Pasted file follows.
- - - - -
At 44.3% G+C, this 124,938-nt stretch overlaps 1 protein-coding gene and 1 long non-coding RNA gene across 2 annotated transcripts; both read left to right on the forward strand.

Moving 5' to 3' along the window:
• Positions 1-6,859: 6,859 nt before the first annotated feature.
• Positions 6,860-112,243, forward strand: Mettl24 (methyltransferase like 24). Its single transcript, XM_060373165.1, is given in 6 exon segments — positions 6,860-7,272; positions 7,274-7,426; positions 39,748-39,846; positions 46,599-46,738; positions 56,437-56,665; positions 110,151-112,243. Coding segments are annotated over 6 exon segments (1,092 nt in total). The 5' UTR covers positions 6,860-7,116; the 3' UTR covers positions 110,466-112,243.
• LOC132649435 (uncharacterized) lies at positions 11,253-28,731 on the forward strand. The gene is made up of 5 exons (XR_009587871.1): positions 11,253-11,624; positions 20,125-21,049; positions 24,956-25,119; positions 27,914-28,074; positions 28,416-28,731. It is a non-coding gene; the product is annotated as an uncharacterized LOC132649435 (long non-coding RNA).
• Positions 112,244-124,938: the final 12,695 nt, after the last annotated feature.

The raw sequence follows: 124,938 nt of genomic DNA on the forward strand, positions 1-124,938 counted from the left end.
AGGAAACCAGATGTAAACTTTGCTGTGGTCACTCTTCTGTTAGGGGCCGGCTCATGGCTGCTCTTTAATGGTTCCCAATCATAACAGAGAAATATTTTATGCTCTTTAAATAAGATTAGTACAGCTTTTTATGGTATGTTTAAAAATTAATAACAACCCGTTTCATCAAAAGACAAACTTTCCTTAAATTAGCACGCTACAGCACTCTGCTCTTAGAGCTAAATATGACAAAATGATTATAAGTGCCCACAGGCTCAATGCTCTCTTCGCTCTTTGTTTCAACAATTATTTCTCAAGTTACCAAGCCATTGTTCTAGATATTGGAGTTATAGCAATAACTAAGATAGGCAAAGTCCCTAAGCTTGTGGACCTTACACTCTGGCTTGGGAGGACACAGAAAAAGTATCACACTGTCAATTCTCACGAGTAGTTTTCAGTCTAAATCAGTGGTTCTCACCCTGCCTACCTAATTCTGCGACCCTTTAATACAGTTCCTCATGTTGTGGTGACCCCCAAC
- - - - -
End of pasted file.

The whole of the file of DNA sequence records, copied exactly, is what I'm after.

At 44.3% G+C, this 124,938-nt stretch overlaps 1 protein-coding gene and 1 long non-coding RNA gene across 2 annotated transcripts; both read left to right on the forward strand.

Moving 5' to 3' along the window:
• Positions 1-6,859: 6,859 nt before the first annotated feature.
• Positions 6,860-112,243, forward strand: Mettl24 (methyltransferase like 24). Its single transcript, XM_060373165.1, is given in 6 exon segments — positions 6,860-7,272; positions 7,274-7,426; positions 39,748-39,846; positions 46,599-46,738; positions 56,437-56,665; positions 110,151-112,243. Coding segments are annotated over 6 exon segments (1,092 nt in total). The 5' UTR covers positions 6,860-7,116; the 3' UTR covers positions 110,466-112,243.
• LOC132649435 (uncharacterized) lies at positions 11,253-28,731 on the forward strand. The gene is made up of 5 exons (XR_009587871.1): positions 11,253-11,624; positions 20,125-21,049; positions 24,956-25,119; positions 27,914-28,074; positions 28,416-28,731. It is a non-coding gene; the product is annotated as an uncharacterized LOC132649435 (long non-coding RNA).
• Positions 112,244-124,938: the final 12,695 nt, after the last annotated feature.

The raw sequence follows: 124,938 nt of genomic DNA on the forward strand, positions 1-124,938 counted from the left end.
AGGAAACCAGATGTAAACTTTGCTGTGGTCACTCTTCTGTTAGGGGCCGGCTCATGGCTGCTCTTTAATGGTTCCCAATCATAACAGAGAAATATTTTATGCTCTTTAAATAAGATTAGTACAGCTTTTTATGGTATGTTTAAAAATTAATAACAACCCGTTTCATCAAAAGACAAACTTTCCTTAAATTAGCACGCTACAGCACTCTGCTCTTAGAGCTAAATATGACAAAATGATTATAAGTGCCCACAGGCTCAATGCTCTCTTCGCTCTTTGTTTCAACAATTATTTCTCAAGTTACCAAGCCATTGTTCTAGATATTGGAGTTATAGCAATAACTAAGATAGGCAAAGTCCCTAAGCTTGTGGACCTTACACTCTGGCTTGGGAGGACACAGAAAAAGTATCACACTGTCAATTCTCACGAGTAGTTTTCAGTCTAAATCAGTGGTTCTCACCCTGCCTACCTAATTCTGCGACCCTTTAATACAGTTCCTCATGTTGTGGTGACCCCCAAC